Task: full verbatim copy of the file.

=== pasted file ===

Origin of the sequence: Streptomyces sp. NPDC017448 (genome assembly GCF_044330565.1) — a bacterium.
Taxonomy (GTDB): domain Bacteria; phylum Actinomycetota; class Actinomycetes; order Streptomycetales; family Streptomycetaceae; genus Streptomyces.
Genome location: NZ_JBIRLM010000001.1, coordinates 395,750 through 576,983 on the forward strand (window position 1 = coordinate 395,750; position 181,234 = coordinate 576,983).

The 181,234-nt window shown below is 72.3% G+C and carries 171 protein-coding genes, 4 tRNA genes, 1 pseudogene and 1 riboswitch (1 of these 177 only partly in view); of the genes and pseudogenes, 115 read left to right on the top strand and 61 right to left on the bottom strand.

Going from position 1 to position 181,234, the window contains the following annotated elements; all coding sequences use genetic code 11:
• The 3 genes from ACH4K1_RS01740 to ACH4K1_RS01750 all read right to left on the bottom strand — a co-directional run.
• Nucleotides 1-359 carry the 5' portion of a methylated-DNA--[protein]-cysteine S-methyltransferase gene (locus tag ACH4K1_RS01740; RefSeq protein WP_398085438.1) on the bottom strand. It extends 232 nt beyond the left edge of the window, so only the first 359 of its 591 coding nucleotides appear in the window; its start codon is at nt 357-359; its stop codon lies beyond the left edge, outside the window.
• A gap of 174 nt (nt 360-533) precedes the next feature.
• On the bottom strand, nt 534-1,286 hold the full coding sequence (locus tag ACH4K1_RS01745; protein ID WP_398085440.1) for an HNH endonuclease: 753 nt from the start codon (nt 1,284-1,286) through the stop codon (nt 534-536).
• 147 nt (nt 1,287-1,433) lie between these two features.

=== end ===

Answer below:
Origin of the sequence: Streptomyces sp. NPDC017448 (genome assembly GCF_044330565.1) — a bacterium.
Taxonomy (GTDB): domain Bacteria; phylum Actinomycetota; class Actinomycetes; order Streptomycetales; family Streptomycetaceae; genus Streptomyces.
Genome location: NZ_JBIRLM010000001.1, coordinates 395,750 through 576,983 on the forward strand (window position 1 = coordinate 395,750; position 181,234 = coordinate 576,983).

The 181,234-nt window shown below is 72.3% G+C and carries 171 protein-coding genes, 4 tRNA genes, 1 pseudogene and 1 riboswitch (1 of these 177 only partly in view); of the genes and pseudogenes, 115 read left to right on the top strand and 61 right to left on the bottom strand.

Going from position 1 to position 181,234, the window contains the following annotated elements; all coding sequences use genetic code 11:
• The 3 genes from ACH4K1_RS01740 to ACH4K1_RS01750 all read right to left on the bottom strand — a co-directional run.
• Nucleotides 1-359 carry the 5' portion of a methylated-DNA--[protein]-cysteine S-methyltransferase gene (locus tag ACH4K1_RS01740; RefSeq protein WP_398085438.1) on the bottom strand. It extends 232 nt beyond the left edge of the window, so only the first 359 of its 591 coding nucleotides appear in the window; its start codon is at nt 357-359; its stop codon lies beyond the left edge, outside the window.
• A gap of 174 nt (nt 360-533) precedes the next feature.
• On the bottom strand, nt 534-1,286 hold the full coding sequence (locus tag ACH4K1_RS01745; protein ID WP_398085440.1) for an HNH endonuclease: 753 nt from the start codon (nt 1,284-1,286) through the stop codon (nt 534-536).
• 147 nt (nt 1,287-1,433) lie between these two features.